Relational Database Service enables numerous RDBMS systems to run as a service. These transactional storage engines are recommended for ACID transactions (Atomicity, Consistency, Isolated, Durability). RDS instances with Multi-AZ perform more predictably than single AZ - backups, restores and all housekeeping activities are performed on non-primary instance.Storage for RDS is auto-scaling EBS (gp2 or io1). RDS events get published via SNS.

These days there are two classes of RDS - Aurora and RDS… well, RDS engines.


MySQL/PostgreSQL compatible, relational DB that starts with 10Gb and scales in 10Gb increments to 128 Tb and up to 32 vCPUs and 244 Gb of RAM. Aurora must exist in a VPC, AES-256 for data in transit, use KMS keys or other keys to encrypt storage, snapshots, backup, and replicas. Includes HA capabilities with 2 copies in 3 AZ so you get 6 copies of your data and it is self-healing through disk and data block data scanning and errors are fixed. Data must be written to 4 of the 6 copies and 3 of 6 copies for a read. In case of failure, a read replica is promoted to primary in less than 30 seconds.

There is automatic, continuos incremental backups with a point-in-time restore within a second and are stored for 35 days by default. There are four types of Aurora logs which can be downloaded or sent to CW logs: Error, Slow query, general, and audit. Getting data from S3 to Aurora is straightforward - it can read directly from S3 without client tools! Moving to Aurora from a different RDS engine is simple: create an Aurora read-replica and then promote the read-replica OR restore a snapshot to new Aurora instance.

There are 4 types of Aurora endpoints:

  1. Read replica endpoints which is load balanced with up to 15 Aurora read replicas that sits in behind a single reader endpoint simplifying access.
  2. Cluster/Writer Endpoints connect to the primary DB instance in the cluster. Sort of obvious - it is possible to have more than one database on Aurora Cluster; access to all databases happen through the same Writer endpoint.
  3. Custom Endpoints represent a subset of DB instances with a different configuration; generally the reader endpoints are NOT used after the custom end-point has been defined.
  4. Instance Endpoints enable connect to a single instance for diagnosis or tuning.

Need Aurora Global? Cross region RR copy the entire database across - not select tables. Aurora Global DB has a single primary region and up to 5 read only regions with less than 1 second replication lag (and up to 16 RR per region). RTO of less than 1 minute for regional failure; ability to manage RPO in Aurora for PostgreSQL. Write forwarding transmits write made to secondary cluster to primary cluster; the writes are made to the primary cluster then replicated to secondary cluster. Write forwarding reduces the number of endpoints to manage….

Aurora Auto Scaling dynamically adjusts the number of Aurora Replicas provisioned for an Aurora DB cluster using single-master replication for MySQL and PostgreSQL. Auto Scaling requires a target metrics (available in CloudWatch), a min/max capacity, and a cool down period.

Aurora Serverless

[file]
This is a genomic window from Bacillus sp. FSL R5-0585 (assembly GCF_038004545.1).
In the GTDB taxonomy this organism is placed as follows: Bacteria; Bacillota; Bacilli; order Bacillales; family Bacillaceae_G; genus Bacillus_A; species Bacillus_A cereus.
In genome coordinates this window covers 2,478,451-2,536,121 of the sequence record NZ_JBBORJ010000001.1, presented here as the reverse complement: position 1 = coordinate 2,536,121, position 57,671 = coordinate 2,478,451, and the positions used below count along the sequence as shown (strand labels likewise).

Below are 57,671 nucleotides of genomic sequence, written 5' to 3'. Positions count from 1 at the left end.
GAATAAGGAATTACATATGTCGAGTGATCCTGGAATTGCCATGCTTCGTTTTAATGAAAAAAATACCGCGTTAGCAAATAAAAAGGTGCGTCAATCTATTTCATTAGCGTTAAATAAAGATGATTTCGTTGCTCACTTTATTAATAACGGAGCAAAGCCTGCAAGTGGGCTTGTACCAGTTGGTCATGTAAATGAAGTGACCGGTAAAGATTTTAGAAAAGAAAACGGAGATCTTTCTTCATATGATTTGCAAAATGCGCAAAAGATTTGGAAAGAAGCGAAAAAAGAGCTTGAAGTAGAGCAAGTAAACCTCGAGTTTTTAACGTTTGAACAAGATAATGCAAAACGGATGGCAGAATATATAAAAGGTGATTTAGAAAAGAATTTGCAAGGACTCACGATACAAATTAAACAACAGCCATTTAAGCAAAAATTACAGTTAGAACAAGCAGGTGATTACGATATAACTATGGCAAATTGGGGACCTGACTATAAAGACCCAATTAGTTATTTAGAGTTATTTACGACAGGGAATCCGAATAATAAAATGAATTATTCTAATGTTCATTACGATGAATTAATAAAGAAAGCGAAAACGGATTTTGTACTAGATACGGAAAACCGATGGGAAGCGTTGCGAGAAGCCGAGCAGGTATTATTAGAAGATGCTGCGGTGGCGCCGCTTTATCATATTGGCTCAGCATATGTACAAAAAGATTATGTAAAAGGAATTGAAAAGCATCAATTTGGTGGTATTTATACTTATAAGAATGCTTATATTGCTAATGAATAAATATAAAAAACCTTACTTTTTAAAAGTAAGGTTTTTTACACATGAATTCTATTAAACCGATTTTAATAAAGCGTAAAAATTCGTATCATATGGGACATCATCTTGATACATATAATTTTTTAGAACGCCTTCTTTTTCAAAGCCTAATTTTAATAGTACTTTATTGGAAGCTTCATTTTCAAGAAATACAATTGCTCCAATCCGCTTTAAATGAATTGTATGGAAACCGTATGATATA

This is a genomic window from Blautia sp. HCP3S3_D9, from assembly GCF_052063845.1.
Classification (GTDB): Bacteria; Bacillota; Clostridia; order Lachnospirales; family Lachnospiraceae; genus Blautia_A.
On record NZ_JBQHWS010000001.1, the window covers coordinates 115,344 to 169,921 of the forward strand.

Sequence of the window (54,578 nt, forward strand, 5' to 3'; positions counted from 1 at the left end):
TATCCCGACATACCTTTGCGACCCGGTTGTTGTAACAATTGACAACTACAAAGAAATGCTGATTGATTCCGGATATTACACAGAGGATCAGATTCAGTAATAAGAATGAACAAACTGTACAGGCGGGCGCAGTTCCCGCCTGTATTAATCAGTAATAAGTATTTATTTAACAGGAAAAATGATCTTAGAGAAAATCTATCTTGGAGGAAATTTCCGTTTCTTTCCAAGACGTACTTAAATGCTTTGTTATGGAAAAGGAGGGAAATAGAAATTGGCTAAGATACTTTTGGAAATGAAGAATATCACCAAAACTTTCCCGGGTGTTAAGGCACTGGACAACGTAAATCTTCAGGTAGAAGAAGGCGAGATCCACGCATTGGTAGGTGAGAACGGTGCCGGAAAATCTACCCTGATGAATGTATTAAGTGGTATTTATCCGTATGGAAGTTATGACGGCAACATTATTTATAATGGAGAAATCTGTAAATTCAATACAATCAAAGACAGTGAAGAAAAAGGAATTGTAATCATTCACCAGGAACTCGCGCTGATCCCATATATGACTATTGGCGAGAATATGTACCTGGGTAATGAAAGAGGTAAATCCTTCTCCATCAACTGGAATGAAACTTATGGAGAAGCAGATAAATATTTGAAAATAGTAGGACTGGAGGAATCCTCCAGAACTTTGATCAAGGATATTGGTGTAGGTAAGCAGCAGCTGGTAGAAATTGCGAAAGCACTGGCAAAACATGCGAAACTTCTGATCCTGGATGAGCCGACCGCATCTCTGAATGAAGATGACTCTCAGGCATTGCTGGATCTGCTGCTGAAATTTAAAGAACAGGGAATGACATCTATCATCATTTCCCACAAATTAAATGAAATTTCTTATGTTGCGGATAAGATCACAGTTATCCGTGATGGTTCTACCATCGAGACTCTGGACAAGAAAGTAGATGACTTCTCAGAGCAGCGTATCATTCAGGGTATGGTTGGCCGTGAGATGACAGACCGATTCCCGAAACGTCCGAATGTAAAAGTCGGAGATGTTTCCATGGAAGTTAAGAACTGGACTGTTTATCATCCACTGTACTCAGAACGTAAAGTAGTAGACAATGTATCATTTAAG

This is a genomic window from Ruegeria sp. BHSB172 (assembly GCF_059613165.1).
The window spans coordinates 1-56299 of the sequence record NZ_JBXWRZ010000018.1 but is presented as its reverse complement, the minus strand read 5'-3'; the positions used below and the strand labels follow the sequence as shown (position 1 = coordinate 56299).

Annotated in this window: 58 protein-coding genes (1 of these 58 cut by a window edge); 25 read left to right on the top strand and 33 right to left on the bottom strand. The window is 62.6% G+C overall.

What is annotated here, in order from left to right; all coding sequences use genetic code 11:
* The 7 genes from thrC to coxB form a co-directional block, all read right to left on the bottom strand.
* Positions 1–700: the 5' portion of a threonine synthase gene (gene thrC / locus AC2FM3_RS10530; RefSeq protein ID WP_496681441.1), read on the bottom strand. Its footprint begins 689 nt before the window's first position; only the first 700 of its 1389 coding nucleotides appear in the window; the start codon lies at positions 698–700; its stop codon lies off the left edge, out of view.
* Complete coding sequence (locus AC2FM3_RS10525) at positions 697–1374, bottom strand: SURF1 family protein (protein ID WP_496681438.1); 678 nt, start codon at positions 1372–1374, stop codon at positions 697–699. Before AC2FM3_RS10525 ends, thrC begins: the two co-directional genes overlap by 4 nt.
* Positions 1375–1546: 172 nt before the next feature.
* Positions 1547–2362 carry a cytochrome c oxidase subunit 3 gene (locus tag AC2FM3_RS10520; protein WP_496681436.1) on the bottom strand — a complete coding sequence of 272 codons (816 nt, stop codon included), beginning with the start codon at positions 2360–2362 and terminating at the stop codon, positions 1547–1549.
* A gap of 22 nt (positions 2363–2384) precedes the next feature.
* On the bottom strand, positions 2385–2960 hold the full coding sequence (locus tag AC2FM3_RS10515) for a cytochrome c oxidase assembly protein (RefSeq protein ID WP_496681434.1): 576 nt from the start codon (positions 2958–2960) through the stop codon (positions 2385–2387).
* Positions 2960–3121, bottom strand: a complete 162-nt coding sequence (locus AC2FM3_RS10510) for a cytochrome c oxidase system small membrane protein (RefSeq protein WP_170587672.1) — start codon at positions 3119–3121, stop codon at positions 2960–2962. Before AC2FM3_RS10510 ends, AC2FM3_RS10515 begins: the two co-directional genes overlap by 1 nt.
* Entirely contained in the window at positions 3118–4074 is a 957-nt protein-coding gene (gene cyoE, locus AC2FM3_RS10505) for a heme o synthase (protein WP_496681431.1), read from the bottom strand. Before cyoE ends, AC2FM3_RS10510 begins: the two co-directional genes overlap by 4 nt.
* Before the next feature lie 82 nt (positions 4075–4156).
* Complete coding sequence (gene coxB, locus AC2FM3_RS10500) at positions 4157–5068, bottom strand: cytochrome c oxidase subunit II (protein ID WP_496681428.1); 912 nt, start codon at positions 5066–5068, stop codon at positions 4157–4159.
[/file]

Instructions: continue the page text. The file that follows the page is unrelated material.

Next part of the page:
Love this product - I wrote the launch tutorial and was on the launch call for the initial release of this service. Includes the Data API endpoint which keeps you out of managing DB connections; must have permissions to Data API and Secrets Manager where credentials are checked.

RDS Engines

Oracle on RDS

Version of Oracle available include Oracle EE, Oracle SE, and Oracle SE One. Support Multi-AZ & manual snapshots. Oracle does NOT support multi-region replication.

Importing uses two different tools… Oracle SQL Developer for small amounts and Oracle Data Pump for large amounts of data.

Recovery Manager (RMAN) can backup an Oracle RDS database with the intention of restoring on-prem - the backup can not be restored to RDS. RDS backup & restore for RDS based Oracle databases ONLY.

HA: Oracle RAC is not supported on RDS but can be implemented using EC2 placement groups and using Ntop N2n VPN software to tunnel between nodes. In addition, Oracle Data Guard can be implemented as well.


Supports point-in-time backups using snapshots, Multi-AZ deployments using the native MS Mirroring technology but read replicas are not supported. There is no support for multi-region or Cloud to on-prem replication in RDS based MS SQL but native tools can be used.

On-prem to Cloud migration is super ugly… create RDS empty tables, disable backups/key constraints, import flat files. In addition, FILESTREAM functions are not supported and there is no ability to restore data from file.

Backup & Restoration

Backups are stored on S3. By default, backups are enabled and have a max retention of 35 days. A backup retention period of zero days will disable automated backups.

Deleting an RDS instance deletes ALL the automated backups… but not the manual ones. =» “I acknowledge that upon instance deletion, automated backups, including system snapshots and point-in-time recovery, will no longer be available.”

In a multi-AZ configuration, backups are done from the standby. Backups without multi-AZ are done on the primary and I/O is suspended for about 1 minute.

Every 5 minutes, RDS backs up the transaction log. Combined with regular backups the “Latest Restore Time” is computed and “Restore to point in Time” option allows you to pinpoint a time to restore from.


Restores manifest themselves as a new RDS instance with a new endpoint. Restoration only works with the DB parameter and security groups are associated with the snapshot. You maybe can change storage engines - if they are related.


Snapshots are a full copy of RDS database that are independent of scheduled backups. In a multi-AZ configuration, snapshots are done from the standby. Snapshots are a manual process. Snapshots can be copied across region.



All RDS instance types support encryption at rest and every RDS instance also includes a SSL Certificate for data encryption in flight. Encryption at rest must be setup at instance creation time and uses KMS to generate Master keys then use envelope encryption to generate data keys for the RDS instance. Once enabled, EVERYTHING is encrypted including read replicas, logs, and snapshots. The keys can’t be changed after installation.

Amazon RDS creates an SSL certificate and installs the certificate on the DB instance when Amazon RDS provisions the instance.

To copy an encrypted snapshot from one region to another, you must specify the KMS key identifier of the destination region. This is because KMS encryption keys are specific to the region that they are created in.